Leonard Cohen’s plan to play a sister concert to his Israel gig in Ramallah was scuppered due to pressure from western academics and not primarily due to objections from within the Palestinian community, Cohen’s manager, Robert Kory, told the Forward.
As the sellout Tel Aviv concert was about to get underway, Kory gave a frank interview speaking of the upset he felt when the singer’s Middle East visit became a source of controversy.
He revealed that he and his colleagues came close to pulling the plug on the Tel Aviv date as they were “swamped” with messages of protest — both from people who objected to Cohen playing in Israel because they felt it gave legitimacy to the occupation of land captured in the Six Day War, and from people who objected to the conciliatory tone of the concert, billed an event “for reconciliation and peace.”
Kory said: “At one point the noise level on the left and the right got so loud that we thought: ‘why we need to do this?’ Our promoter Rob Hallett thought: ‘maybe we’ll do the concert; maybe we wont’ — it depended on which day.” Kory said that this is why the concert was not confirmed until the beginning of August.
In June, amid of the controversy about playing Tel Aviv, community groups from Ramallah invited Cohen to play a sister gig there. Cohen was enthusiastic. But as widely reported, in mid-July, his hosts revoked their invitation.
Kory said that the main factor in the cancelation was not internal Palestinian pressure, as was widely assumed, but the fact that “there were academics from the U.K. that came raising hell.” Britain is home to a strong academic lobby that backs the campaign to boycott Israel.
Kory told the Forward: “We have a disagreement. I am an American, I support free speech. They are British academics and I don’t know, they’re ‘right’… I don’t want to name names but there are those in the academic community who suppress speech because they know what’s right.”
After the Ramallah plan went pear-shaped Israeli Tourism Ministry Director-General Noaz Bar Nir and Nazareth Mayor Ramiz Jaraisy issued a joint plea for Cohen to perform the heavily Israeli Arab city of Nazareth. This plan never got off the ground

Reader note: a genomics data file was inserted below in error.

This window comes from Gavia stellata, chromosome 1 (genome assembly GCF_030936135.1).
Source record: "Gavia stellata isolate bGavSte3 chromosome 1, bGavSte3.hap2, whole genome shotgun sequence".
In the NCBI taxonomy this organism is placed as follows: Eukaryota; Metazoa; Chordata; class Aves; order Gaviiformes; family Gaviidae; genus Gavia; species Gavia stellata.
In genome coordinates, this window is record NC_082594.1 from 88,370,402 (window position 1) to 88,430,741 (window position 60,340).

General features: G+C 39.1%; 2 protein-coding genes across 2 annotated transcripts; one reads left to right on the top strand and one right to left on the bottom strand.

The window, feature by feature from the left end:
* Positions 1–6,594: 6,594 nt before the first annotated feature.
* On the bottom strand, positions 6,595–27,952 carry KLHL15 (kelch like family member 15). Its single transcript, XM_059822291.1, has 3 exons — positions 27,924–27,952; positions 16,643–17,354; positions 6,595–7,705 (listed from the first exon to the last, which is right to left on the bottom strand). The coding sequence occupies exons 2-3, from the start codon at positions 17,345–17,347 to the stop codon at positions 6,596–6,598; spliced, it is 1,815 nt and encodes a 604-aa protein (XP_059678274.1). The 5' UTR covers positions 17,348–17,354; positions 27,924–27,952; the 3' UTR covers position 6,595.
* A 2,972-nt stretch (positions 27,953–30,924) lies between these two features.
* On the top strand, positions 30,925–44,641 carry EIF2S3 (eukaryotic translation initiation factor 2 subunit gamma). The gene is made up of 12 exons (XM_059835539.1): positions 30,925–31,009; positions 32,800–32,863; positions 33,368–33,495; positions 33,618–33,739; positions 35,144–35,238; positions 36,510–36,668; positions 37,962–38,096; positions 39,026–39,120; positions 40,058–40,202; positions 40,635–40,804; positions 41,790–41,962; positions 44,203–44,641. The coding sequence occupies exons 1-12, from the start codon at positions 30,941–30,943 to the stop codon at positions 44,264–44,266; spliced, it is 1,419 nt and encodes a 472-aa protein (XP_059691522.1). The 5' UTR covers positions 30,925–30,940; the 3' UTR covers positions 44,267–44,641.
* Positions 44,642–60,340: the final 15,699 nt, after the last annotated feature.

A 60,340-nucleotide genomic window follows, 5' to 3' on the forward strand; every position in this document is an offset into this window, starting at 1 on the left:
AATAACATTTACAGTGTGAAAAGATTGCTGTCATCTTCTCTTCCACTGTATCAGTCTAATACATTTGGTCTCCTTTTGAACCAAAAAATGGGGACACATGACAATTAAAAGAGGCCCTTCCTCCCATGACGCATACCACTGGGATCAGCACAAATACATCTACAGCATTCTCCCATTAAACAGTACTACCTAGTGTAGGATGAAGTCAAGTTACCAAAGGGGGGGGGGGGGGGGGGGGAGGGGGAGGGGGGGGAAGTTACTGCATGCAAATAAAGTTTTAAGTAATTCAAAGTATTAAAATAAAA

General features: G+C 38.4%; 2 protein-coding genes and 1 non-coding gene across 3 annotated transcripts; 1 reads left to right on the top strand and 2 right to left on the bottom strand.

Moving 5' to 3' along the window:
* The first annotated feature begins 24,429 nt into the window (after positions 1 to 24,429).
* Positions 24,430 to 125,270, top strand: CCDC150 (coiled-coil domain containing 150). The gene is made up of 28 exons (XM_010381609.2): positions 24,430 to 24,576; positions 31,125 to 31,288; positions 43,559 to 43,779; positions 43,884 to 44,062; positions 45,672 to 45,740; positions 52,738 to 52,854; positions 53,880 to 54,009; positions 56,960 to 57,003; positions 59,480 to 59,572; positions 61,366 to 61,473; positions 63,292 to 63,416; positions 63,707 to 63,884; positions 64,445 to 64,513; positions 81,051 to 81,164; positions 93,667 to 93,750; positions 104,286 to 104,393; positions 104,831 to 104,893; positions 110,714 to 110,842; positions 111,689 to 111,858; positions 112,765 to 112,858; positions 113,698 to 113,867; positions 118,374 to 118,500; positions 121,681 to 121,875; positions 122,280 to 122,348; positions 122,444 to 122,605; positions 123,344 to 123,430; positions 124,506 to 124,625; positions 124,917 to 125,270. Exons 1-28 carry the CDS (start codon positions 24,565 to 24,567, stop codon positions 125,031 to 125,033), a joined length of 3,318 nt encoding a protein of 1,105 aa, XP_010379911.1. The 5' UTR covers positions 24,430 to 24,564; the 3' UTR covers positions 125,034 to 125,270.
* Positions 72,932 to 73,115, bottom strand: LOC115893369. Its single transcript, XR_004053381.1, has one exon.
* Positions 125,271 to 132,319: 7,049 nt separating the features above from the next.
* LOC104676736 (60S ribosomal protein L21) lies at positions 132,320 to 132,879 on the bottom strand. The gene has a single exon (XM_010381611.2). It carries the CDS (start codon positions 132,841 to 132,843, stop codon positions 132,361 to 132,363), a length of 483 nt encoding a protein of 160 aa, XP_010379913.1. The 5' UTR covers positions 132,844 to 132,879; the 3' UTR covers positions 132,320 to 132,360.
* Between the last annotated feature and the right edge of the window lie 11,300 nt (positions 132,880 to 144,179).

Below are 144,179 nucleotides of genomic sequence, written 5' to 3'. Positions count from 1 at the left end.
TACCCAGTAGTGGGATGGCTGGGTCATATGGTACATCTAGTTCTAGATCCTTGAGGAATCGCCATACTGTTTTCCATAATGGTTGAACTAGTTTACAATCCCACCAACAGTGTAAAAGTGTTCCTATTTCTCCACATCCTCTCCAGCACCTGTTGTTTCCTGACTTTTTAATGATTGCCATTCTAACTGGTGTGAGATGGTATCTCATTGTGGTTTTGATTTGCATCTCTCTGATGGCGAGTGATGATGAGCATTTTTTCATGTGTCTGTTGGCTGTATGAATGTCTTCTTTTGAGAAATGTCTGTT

In a Cohen’s VIP tent before the Tel Aviv concert there were dozens of Palestinians who part company from those who were against the Ramallah concert.
The singer set up a charity, The Fund for Reconciliation, Tolerance and Peace, which will be kick started with the net profits from the Tel Aviv concert, expected to be $2 million. In the tent were Israelis and Palestinians who have lost family members in the conflict and who run initiatives together trying to promote peace. The fund will bankroll their initiatives. They include The Parents’ Circle-Families Forum, which sets up face-to-face meetings between bereaved families from both sides, and an Israeli-Palestinian radio station Radio Kol Hashalom.
“I am Palestinian,” said one man who got up to speak at the event, Ali Abu Awad, from the West Bank. “I was in prison for four years. My mother was in prison for five years. I resist the occupation and I taste the violence. I was wounded and I lost my brother, and I am proud to have Leonard Cohen supporting us.”
Other speakers included the Israeli author David Grossman, who paid tribute to the beneficiaries of Cohen’s new fund. Grossman, whose son Uri was killed in the 2006 Lebanon War when serving in an armored IDF unit, described them as people who refuse to “turn their wound in to a weapon,” instead opting for “decisiveness and courage to choose life again … to act all the time against the gravity of grief and the gravity of despair.”